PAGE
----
Balance sheet vs. Income statement (income statement)

Balance sheet vs. Income statement (income statement)

When running a business, five types of financial statements are part of running a business well. They are the following: (1) the balance sheet; (2) the income statement; (3) the statement of cash flows; (4) the statement of changes in capital; and (5) the statement of financial position. Of these five financial statements, the balance sheet, income statement, and cash flow statement are considered the “Big Three,” the top three financial statements that the owner of any business, regardless of size, should use to be very familiar with. And when you look at the big three, the importance of a healthy balance sheet and income statement cannot be underestimated.

For any business owner, both the balance sheet and the income statement are important documents in their own right. For many companies, there is often a strong relationship between the balance sheet and the income statement: when the income statement is strong, the balance sheet tends to be as well. Because of this correlation, many business owners confuse the two documents, but be warned: discrepancies between the balance sheet and income statement are possible, and if you’re not familiar with the difference in these documents, this can cause a big headache. For this reason, at FinancePal we have decided to break down the differences between the balance sheet and the income statement.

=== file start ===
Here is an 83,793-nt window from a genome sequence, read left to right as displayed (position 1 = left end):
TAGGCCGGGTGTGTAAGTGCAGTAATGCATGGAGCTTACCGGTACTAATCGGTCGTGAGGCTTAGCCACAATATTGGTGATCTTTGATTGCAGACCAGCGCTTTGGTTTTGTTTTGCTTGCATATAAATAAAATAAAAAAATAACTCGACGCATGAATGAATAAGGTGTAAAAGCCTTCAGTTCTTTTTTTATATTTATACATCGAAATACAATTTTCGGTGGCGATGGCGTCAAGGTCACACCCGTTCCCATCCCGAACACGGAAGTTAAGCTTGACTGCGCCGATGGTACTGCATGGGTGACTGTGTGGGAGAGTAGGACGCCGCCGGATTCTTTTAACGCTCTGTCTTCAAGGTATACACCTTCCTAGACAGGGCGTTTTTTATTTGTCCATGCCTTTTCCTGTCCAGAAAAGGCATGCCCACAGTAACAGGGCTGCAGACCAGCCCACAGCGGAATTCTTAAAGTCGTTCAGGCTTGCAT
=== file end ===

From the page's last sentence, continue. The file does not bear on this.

What is a balance sheet?

First, the balance sheet is a financial statement that shows the balance between what a business owns and what it owes. This document explains the assets of a company along with its liabilities and its share capital. This can be deduced from the title of the document, but the balance sheets must be, well, balanced: total assets must equal total liabilities and shareholders‘ equity.


What is included in a balance sheet?

As mentioned above, the balance sheet shows all assets, liabilities, and shareholders’ equity.

Assets – Assets can include cash, property, and inventory. Typically, these items are placed in order of liquidity; Assets that can be most easily converted to cash are placed at the top of the list.

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Liabilities – Liabilities include things like taxes, loans, wages, accounts payable, and any other debts or financial obligations.

Shareholders’ Capital – Shareholders’ capital is the amount of money originally invested in the business, as well as retained earnings less distributions made to owners.

The basis of the balance sheet is a simple and intuitive formula:

Assets = Liabilities + Capital

The reasoning is simple: A company must pay off all of its assets, either by borrowing (a liability), using an investor’s money (issuing shareholder equity), or using retained earnings.

An example in which this formula is applied is the following: The owner of Company A decides to go to the bank and request a loan of $5,000 for 5 years for his business. Once the loan has been obtained, it will be reflected on both sides of the balance sheet, since the loan will increase both the asset and the liability by $5,000.